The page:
Data Cleaning: How To
Data cleaning fixes and removes incorrect and incomplete data within a dataset to promote the quality of data. This process has many benefits and nuances, but can be a relatively easy process. To achieve your goals, it is critical to have a data cleaning strategy.
Here is a step-by-step guide on how to clean your data.
Data Cleaning in Six Steps
Step 1: Think of the bigger picture
Work with your team on outlining the goals and expectations of your data to ensure your process fits with your project. You can gather your partners together and brainstorm what you hope to do with this data. Typically, this is done at the start of a project before data collection. If you have already done this, revisit this discussion and see if anything has changed.
Step 2: Standardize your process
Ensure you and your team have a written agreement of your data cleaning strategy. This strategy needs to show the following:
At what point you enter the data to clean it to reduce the risk of duplicity
The parameters of what data needs to be cleaned
A process to keep track of recurring errors in the data
Step 3: Remove duplicate or irrelevant observations
Remove duplicates or irrelevant observations from your data set. Irrelevant observations mean the data doesn’t match the project needs and goals. This typically happens when you import your data from an external source. Ensure you confirm that the results are duplicitous before you remove anything.
Step 4: Fix structural errors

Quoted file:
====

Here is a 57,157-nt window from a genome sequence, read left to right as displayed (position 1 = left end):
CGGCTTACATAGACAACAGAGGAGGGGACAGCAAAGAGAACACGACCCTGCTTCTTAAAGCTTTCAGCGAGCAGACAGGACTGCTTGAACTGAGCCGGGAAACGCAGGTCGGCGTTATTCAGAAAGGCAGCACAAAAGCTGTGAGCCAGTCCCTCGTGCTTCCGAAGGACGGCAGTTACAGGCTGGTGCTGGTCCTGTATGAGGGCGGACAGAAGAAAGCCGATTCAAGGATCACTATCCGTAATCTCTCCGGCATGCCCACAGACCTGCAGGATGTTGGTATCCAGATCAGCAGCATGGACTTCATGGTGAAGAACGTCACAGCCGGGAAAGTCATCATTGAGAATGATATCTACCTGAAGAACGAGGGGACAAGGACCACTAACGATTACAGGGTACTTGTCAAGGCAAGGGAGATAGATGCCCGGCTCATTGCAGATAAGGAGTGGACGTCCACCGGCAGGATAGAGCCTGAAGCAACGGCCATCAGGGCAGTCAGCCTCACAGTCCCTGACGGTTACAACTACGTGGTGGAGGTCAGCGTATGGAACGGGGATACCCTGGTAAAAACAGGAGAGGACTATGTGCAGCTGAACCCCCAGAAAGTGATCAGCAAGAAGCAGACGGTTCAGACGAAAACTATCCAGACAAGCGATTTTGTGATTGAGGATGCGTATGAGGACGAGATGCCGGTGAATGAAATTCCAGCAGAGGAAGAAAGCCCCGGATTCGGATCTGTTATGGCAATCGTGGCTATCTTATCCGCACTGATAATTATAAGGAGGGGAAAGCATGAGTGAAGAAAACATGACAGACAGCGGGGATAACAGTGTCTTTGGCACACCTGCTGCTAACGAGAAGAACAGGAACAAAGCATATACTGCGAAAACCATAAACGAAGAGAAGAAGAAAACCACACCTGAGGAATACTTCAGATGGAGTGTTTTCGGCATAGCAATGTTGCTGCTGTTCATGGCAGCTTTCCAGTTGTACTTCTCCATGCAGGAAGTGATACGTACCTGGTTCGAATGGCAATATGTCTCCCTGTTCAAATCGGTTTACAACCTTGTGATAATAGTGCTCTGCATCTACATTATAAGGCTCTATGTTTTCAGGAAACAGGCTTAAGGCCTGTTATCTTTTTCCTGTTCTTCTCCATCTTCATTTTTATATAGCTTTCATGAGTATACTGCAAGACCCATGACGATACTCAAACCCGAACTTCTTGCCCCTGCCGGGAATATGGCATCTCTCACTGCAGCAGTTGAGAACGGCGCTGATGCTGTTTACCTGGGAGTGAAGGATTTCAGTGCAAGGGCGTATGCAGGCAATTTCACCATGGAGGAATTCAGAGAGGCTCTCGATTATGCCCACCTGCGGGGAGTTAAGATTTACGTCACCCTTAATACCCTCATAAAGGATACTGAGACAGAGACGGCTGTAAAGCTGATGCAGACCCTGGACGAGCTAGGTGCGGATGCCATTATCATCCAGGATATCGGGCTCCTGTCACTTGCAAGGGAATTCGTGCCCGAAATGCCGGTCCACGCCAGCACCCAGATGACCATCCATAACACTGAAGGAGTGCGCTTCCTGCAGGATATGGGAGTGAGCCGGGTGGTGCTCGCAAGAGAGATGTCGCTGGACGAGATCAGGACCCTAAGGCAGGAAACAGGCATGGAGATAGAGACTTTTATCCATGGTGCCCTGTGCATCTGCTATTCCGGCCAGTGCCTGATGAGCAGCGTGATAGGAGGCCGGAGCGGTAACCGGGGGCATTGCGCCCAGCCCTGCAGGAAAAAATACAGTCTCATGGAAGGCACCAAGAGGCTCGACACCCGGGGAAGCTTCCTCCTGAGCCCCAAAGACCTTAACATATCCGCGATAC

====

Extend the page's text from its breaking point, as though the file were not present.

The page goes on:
Structural errors look like strange naming conventions, typos, or incorrect capitalization. A spellchecker can be used to find misspelled words and values that are not used consistently. For example: “N/A” and “Not Applicable” both appear, but they should be analyzed the same.
Step 5: Handle missing data
Flag the data that is missing. If you have missing data, keep your data set as is until you have considered all possible reasons why the data is missing. Some sets might have missing values; therefore, you must pay close attention to what is missing and determine if that is telling you something about the data. You must consider that you could lose the integrity of the data if you delete observations with missing information. Ask yourself: Are you operating from an assumption of what should or shouldn’t be missing?
Step 6: Validation Review
At the end of the data cleaning process, review the data and verify cleanliness. Ask yourself these questions:
Does the data make sense?
Does the data follow the appropriate rules of data validation?
Does it prove or disprove the working theory, or bring any insight to light?
Can you find trends in the data to help you form your next theory? If not, is that because of a data quality issue?
After you are done cleaning data, you can move on to the remaining stages of your project, like data analysis.